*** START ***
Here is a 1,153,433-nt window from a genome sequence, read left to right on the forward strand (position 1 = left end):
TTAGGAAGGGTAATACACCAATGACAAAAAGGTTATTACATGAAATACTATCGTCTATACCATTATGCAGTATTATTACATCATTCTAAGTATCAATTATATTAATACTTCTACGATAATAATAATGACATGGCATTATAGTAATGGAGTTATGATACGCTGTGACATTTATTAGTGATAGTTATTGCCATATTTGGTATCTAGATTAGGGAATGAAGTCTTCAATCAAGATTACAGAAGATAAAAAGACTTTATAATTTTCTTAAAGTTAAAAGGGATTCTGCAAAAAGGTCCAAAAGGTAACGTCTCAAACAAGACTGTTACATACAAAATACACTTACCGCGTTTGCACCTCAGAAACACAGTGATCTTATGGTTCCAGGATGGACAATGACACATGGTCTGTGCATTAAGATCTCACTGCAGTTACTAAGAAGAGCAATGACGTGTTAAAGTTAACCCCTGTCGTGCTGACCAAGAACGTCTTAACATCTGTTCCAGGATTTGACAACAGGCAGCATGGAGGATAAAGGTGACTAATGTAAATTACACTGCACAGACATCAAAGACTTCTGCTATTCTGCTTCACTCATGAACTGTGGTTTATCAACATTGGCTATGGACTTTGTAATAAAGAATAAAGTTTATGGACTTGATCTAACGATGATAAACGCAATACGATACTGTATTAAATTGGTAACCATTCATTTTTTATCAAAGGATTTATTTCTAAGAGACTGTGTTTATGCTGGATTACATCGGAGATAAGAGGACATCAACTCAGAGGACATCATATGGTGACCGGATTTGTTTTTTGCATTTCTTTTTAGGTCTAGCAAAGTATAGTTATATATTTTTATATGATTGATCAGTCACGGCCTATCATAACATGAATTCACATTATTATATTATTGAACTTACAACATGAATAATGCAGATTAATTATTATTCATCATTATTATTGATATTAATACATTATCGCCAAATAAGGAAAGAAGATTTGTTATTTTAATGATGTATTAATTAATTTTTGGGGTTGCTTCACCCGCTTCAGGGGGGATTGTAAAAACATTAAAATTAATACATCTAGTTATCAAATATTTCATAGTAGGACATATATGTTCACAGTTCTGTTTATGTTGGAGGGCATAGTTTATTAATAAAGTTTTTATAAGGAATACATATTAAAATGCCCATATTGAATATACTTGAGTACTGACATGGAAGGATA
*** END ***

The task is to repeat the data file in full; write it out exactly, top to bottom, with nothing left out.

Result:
Here is a 1,153,433-nt window from a genome sequence, read left to right on the forward strand (position 1 = left end):
TTAGGAAGGGTAATACACCAATGACAAAAAGGTTATTACATGAAATACTATCGTCTATACCATTATGCAGTATTATTACATCATTCTAAGTATCAATTATATTAATACTTCTACGATAATAATAATGACATGGCATTATAGTAATGGAGTTATGATACGCTGTGACATTTATTAGTGATAGTTATTGCCATATTTGGTATCTAGATTAGGGAATGAAGTCTTCAATCAAGATTACAGAAGATAAAAAGACTTTATAATTTTCTTAAAGTTAAAAGGGATTCTGCAAAAAGGTCCAAAAGGTAACGTCTCAAACAAGACTGTTACATACAAAATACACTTACCGCGTTTGCACCTCAGAAACACAGTGATCTTATGGTTCCAGGATGGACAATGACACATGGTCTGTGCATTAAGATCTCACTGCAGTTACTAAGAAGAGCAATGACGTGTTAAAGTTAACCCCTGTCGTGCTGACCAAGAACGTCTTAACATCTGTTCCAGGATTTGACAACAGGCAGCATGGAGGATAAAGGTGACTAATGTAAATTACACTGCACAGACATCAAAGACTTCTGCTATTCTGCTTCACTCATGAACTGTGGTTTATCAACATTGGCTATGGACTTTGTAATAAAGAATAAAGTTTATGGACTTGATCTAACGATGATAAACGCAATACGATACTGTATTAAATTGGTAACCATTCATTTTTTATCAAAGGATTTATTTCTAAGAGACTGTGTTTATGCTGGATTACATCGGAGATAAGAGGACATCAACTCAGAGGACATCATATGGTGACCGGATTTGTTTTTTGCATTTCTTTTTAGGTCTAGCAAAGTATAGTTATATATTTTTATATGATTGATCAGTCACGGCCTATCATAACATGAATTCACATTATTATATTATTGAACTTACAACATGAATAATGCAGATTAATTATTATTCATCATTATTATTGATATTAATACATTATCGCCAAATAAGGAAAGAAGATTTGTTATTTTAATGATGTATTAATTAATTTTTGGGGTTGCTTCACCCGCTTCAGGGGGGATTGTAAAAACATTAAAATTAATACATCTAGTTATCAAATATTTCATAGTAGGACATATATGTTCACAGTTCTGTTTATGTTGGAGGGCATAGTTTATTAATAAAGTTTTTATAAGGAATACATATTAAAATGCCCATATTGAATATACTTGAGTACTGACATGGAAGGATA